Premium live sports content attracts large audiences, drives TV subscriptions upwards and generates advertising for broadcasters, particularly in an increasingly diversified media landscape. With no foreseeable end to the rush for premium sports rights over a handful of major sports events, the dramatic intensification of competition in the past 20 years has led to a steep increase in the pricing levels of audiovisual rights. In 2009, EU broadcasters spent around €5.8 billion on the acquisition of rights, representing nearly 17 % of their total €34.5 billion programming spend. Although sports events do not qualify as works of authorship, the audiovisual recordings of such events enjoy copyright protection and entitle rights-holders of the first fixation of the event to the right of reproduction, distribution, rental and communication to the public. In this context, the regulatory framework under which audiovisual sports rights agreements are negotiated in the EU features two predominant models – the joint selling of rights, where rights are sold by specially created associations on behalf of sports clubs, and exclusivity – a model referring to territorial exclusivity over the exploitation of audiovisual rights. In spite of the prominence of the latter model, the Audiovisual Media Services Directive contains two provisions that curb the restrictive allocation of rights, making it possible to freely receive information about events of major importance for society and enabling the public to have access to short extracts within general news programmes. The ongoing revision of the Audiovisual Media Services Directive does not currently envisage any changes to these provisions.

Schengen and EURO 2016

21-06-2016

With an estimated 7 million fans and 1 million foreign visitors, the UEFA European Football Championships, EURO 2016, promises to be one of the largest sports events taking place this year. In order to be better equipped against the threats of terrorism and hooliganism, France has reintroduced controls at its borders under the Schengen Borders Code (SBC). In the past, sporting events, G7 meetings, major international conferences and high profile state visits have also triggered the introduction of ...

With an estimated 7 million fans and 1 million foreign visitors, the UEFA European Football Championships, EURO 2016, promises to be one of the largest sports events taking place this year. In order to be better equipped against the threats of terrorism and hooliganism, France has reintroduced controls at its borders under the Schengen Borders Code (SBC). In the past, sporting events, G7 meetings, major international conferences and high profile state visits have also triggered the introduction of border controls in several Schengen member countries, for limited periods of time. However, strict conditions and procedures are applied to assess the necessity and the proportionality of the measure and its likely impact on the free movement of people within the Schengen area.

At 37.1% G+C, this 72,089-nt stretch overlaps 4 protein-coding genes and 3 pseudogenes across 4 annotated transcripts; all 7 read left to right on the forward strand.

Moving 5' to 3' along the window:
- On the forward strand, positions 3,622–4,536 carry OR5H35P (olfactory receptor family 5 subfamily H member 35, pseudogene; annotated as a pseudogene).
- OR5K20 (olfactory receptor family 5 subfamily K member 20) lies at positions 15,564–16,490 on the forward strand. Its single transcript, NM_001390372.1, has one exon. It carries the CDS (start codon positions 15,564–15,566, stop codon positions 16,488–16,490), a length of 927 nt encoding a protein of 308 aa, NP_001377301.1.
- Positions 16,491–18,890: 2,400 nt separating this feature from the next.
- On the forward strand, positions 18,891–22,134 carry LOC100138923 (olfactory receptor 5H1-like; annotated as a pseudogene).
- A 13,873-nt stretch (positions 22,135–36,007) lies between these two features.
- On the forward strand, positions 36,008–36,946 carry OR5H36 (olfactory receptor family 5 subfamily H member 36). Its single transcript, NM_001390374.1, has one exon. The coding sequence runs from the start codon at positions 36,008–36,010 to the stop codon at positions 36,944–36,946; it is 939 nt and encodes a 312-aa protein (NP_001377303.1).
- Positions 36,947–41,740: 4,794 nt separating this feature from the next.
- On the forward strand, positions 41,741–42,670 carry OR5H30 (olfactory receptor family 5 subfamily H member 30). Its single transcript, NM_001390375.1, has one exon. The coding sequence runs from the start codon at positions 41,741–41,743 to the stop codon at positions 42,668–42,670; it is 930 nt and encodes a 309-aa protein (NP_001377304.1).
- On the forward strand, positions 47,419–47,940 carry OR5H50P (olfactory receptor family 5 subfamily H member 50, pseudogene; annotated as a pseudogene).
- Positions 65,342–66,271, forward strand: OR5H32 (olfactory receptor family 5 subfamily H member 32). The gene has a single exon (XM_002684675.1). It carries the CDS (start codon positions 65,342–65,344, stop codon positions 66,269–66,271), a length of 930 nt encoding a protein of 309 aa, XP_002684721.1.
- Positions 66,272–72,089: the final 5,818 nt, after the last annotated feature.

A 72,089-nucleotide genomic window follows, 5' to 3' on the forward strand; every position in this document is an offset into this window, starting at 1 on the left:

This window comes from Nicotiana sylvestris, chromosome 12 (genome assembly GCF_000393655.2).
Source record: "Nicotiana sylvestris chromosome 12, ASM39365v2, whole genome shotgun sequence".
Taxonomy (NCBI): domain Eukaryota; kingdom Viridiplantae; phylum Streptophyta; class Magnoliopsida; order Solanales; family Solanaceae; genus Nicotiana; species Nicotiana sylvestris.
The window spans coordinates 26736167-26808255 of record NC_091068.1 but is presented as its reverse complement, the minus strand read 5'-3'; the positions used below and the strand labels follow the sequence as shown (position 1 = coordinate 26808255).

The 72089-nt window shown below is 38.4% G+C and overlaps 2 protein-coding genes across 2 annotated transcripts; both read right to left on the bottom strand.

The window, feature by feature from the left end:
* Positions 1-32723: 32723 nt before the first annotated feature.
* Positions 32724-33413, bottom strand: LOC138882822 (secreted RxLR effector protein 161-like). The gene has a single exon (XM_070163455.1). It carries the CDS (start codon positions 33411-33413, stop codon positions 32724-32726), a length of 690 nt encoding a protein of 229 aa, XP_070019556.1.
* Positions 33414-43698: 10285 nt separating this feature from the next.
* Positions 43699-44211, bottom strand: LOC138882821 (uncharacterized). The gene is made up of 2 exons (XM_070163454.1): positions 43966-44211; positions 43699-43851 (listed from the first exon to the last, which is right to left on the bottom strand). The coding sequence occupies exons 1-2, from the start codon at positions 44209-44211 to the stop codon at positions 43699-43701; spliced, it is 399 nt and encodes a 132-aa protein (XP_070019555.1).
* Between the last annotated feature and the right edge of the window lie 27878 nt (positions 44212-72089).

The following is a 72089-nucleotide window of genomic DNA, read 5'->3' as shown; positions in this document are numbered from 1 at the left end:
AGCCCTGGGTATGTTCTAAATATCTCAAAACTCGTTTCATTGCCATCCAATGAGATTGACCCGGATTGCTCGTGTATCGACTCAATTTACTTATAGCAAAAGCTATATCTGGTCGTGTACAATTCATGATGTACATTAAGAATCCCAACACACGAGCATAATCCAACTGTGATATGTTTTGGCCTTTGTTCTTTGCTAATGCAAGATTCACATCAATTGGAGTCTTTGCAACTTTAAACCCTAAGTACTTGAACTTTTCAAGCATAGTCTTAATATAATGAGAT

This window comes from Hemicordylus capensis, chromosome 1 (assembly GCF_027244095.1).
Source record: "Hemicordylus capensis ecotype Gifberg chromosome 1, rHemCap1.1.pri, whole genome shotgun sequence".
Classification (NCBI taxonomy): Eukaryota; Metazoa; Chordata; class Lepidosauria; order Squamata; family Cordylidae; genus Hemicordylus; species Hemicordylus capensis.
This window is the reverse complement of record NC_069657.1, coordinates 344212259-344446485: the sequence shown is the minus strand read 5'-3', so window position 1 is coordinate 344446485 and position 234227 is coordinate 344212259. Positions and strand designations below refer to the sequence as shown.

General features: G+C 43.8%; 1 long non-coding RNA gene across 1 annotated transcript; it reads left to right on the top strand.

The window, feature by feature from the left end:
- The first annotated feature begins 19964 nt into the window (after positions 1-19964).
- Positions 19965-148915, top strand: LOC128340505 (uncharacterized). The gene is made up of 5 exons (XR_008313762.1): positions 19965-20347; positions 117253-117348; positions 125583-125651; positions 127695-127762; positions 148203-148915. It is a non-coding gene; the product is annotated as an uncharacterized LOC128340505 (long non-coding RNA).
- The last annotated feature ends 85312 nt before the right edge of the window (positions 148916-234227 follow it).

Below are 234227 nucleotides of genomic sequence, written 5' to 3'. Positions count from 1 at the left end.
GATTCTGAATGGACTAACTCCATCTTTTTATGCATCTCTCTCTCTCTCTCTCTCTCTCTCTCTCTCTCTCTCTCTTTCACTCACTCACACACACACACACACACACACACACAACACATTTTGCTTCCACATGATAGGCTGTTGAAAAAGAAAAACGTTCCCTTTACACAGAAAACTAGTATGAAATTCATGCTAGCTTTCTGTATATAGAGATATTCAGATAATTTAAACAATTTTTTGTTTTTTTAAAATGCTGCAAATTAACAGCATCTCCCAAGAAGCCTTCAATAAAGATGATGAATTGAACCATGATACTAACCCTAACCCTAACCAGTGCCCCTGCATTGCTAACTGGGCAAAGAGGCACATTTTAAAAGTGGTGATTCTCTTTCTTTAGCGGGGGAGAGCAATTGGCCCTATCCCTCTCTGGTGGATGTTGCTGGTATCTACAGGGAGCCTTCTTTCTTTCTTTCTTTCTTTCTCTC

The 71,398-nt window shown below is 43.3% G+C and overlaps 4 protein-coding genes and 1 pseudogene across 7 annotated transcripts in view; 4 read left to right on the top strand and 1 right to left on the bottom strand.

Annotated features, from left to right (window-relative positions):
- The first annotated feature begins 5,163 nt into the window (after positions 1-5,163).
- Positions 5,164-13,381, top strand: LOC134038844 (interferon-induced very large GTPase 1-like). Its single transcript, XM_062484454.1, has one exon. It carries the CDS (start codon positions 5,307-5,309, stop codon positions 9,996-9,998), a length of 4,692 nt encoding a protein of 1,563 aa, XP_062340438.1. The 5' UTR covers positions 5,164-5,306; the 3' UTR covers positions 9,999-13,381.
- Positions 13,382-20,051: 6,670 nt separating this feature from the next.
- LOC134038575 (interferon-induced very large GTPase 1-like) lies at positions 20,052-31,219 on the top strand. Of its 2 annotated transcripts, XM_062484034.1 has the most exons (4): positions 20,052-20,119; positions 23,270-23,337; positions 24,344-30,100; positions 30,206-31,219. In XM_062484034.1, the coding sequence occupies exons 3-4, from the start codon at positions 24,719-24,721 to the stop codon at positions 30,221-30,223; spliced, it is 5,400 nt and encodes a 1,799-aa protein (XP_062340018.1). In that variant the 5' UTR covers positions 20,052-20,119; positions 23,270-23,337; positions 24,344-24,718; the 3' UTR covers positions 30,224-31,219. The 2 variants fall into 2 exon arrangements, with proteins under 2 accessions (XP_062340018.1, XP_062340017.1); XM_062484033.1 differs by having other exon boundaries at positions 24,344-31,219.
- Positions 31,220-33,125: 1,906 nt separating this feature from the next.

The Role of Sport in Fostering Open and Inclusive Societies

15-09-2015

TThis briefing paper provides an overview of models of the roles sport can play in different intercultural and multicultural policy approaches. It highlights in particular the relationship between intercultural and multicultural approaches in the development of social capital among marginal groups in society. Central to the discussion is the adoption of a realist approach to identifying causal mechanisms which bring about social change, and the place of Intergroup Contact Theory in explaining the ...

TThis briefing paper provides an overview of models of the roles sport can play in different intercultural and multicultural policy approaches. It highlights in particular the relationship between intercultural and multicultural approaches in the development of social capital among marginal groups in society. Central to the discussion is the adoption of a realist approach to identifying causal mechanisms which bring about social change, and the place of Intergroup Contact Theory in explaining the potential for the development of intercultural understanding through sport.

Parlamendiväline autor

Ian Henry (Centre of Olympic Studies & Research, Loughborough University)

Anti-corruption measures in EU sports policy

12-06-2015